- - Thursday, February 14, 2019

President Trump recently called on all Americans to “get behind: the fight against childhood cancer” while acknowledging all the tremendous progress made in treating life-threatening diseases. Last year, the U.S. Food and Drug Administration (FDA) approved 59 new drugs, compared with an annual average of 37 in the preceding three years. Nearly one-third of last year’s new drugs treat cancer; others provide advanced therapy for heart disease, HIV, mental illness and other serious conditions.

Having served on the health subcommittee in Congress for many years, it’s clear to me change is happening swiftly — perhaps too swiftly. Let’s consider gene therapy, which the National Institutes of Health (NIH) defines as an “experimental technique that uses genes to treat or prevent a disease.” Gene therapy generally works by replacing a mutated, disease-causing gene with a healthy copy of the gene from another source.

While the description is simple, the process is highly complex and fraught with dangers. An editorial in the journal Nature described the dire consequences of an experiment with a gene-therapy treatment for a condition called ornithine transcarbamylase deficiency (OTC). People with OTC lack an enzyme to break down ammonia, so the chemical accumulates in the blood, causing disease.

At age 18, Jesse Gelsinger, had his OTC under control with diet and medication, but researchers proposed introducing a weakened cold virus carrying a normal gene for the enzyme into his body. The result was disastrous. Gelsinger, according to The New York Times, “suffered a chain reaction that the testing had not predicted — jaundice, a blood-clotting disorder, kidney failure, lung failure and brain death.”

The Gelsinger failure led to the revelation that there were 691 “serious adverse events” — that is, serious deterioration or death in U.S. human gene-therapy experiments in the preceding seven years.

No wonder the journal Nature concluded in its editorial that researchers “must proceed with caution” with gene therapy. As NIH warns on its website: “Although gene therapy is a promising treatment option for a number of diseases, the technique remains risky and is still under study to make sure that it will be safe and effective.”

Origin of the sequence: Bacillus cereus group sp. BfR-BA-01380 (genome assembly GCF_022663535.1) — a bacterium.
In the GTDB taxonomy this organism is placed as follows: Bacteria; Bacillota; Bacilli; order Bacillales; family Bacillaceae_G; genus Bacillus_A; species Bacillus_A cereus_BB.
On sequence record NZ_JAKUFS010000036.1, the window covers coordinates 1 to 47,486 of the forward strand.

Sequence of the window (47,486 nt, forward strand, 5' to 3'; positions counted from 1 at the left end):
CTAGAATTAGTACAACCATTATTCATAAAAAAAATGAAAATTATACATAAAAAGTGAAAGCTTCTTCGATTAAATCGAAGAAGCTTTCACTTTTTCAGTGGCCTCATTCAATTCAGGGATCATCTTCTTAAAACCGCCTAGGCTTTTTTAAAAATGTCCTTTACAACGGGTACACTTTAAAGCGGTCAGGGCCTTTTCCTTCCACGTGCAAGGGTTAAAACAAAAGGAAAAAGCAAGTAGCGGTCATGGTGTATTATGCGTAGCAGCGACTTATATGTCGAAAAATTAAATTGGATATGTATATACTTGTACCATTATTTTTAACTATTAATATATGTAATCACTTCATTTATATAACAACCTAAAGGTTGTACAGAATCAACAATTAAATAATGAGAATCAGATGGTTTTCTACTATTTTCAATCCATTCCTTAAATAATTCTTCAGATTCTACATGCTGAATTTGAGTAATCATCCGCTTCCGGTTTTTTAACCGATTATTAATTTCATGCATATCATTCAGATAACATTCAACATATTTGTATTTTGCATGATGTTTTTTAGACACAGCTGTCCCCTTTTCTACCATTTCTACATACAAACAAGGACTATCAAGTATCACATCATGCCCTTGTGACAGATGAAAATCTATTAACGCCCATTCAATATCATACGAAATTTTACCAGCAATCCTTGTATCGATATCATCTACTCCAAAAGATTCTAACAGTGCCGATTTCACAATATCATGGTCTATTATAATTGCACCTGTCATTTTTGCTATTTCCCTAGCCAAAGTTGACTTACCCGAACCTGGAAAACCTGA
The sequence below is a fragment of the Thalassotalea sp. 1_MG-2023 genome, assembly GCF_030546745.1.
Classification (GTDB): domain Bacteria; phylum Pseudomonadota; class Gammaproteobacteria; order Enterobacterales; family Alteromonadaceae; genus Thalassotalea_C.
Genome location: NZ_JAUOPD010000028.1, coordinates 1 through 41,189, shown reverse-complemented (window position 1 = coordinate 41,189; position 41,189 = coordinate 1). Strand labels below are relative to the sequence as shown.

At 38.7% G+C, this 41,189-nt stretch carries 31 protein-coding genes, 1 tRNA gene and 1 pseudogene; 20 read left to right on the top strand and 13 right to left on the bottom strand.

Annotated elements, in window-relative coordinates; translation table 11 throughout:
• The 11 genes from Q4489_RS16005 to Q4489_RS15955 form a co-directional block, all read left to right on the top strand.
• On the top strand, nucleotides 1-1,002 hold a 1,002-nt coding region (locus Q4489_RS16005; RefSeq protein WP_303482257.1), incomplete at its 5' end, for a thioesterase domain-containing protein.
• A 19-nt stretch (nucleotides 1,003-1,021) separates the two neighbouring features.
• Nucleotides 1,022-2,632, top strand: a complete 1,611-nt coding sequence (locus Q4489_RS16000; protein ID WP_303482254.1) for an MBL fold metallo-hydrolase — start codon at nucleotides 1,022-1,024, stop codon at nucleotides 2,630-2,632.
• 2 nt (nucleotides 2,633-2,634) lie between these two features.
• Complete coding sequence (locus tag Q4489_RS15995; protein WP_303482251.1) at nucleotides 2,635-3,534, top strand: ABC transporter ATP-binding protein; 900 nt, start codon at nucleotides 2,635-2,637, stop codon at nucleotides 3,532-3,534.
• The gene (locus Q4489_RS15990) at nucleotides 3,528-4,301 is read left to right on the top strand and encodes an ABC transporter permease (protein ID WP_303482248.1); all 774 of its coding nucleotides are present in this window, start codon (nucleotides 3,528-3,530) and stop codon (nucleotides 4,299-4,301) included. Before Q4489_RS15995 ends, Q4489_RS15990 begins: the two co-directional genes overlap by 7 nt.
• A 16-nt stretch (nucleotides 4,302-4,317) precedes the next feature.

But despite these warnings, regulators and researchers appear to be letting down their guard.

In 1995, Judith Melki and her team at Inserm (France’s equivalent to NIH) identified a mutuation in the survival motor neuron 1 (SMN1) gene as the cause of the disease Spinal Muscular Atrophy, or SMA. The mutation affects nerve cells in the spinal cord and can cause infant death. Some 21 years later, the FDA approved Spinraza as the first treatment for SMA.

Cure SMA, a patient organization, announced at the time, “Thanks to the dedication of our community and the ingenuity of our researchers, we now have the first-ever approved treatment that that targets the underlying genetics of SMA.”

Then in October, a company called AveXis, which had been acquired by the Swiss pharmaceutical company Novartis, filed for FDA approval of a new way to treat SMA, this time with gene therapy. The treatment is called Zolgensma, and it is expected to cost $4 million to $5 million per patient. Zolgensma delivers a healthy SMN1 gene encased in the shell of a genetically engineered virus.

But cost aside, a big potential problem with gene therapy is that no one can tell its long-term consequences. Replacing a gene in a patient’s body with a gene from outside could affect more than the replaced gene, as the Gelsinger experience showed so tragically.

The trials for Zolgensma have involved very small groups over short periods. The Phase 1 trial for the AveXis drug involved only 15 infants; the Phase 3 trial involved 20.

The FDA has approved a few other genetic therapies in the past 18 months, but those were for more desperate cases. For example, Kymriah for childhood leukemia and Yescarta for lymphoma were approved for patients who did not respond to other drugs, and Luxturna treats a kind of rare childhood blindness that had no effective alternative treatment.

Zolgensma is on a fast track for an approval decision by May. But does that make sense? Has it been tested enough for assurance that the therapy won’t go awry — especially considering that a treatment for SMA already exists? There is a lot at stake here, including the risk that a Gelsinger-style failure could set back progress for another decade or two.

When it comes to gene therapy, our political leaders and regulators need to put the interests of patients first.

• Bill Richardson is a former governor of New Mexico, member of the U.S. House of Representatives where he served on the health subcommittee, and the U.S. ambassador to the United Nations.

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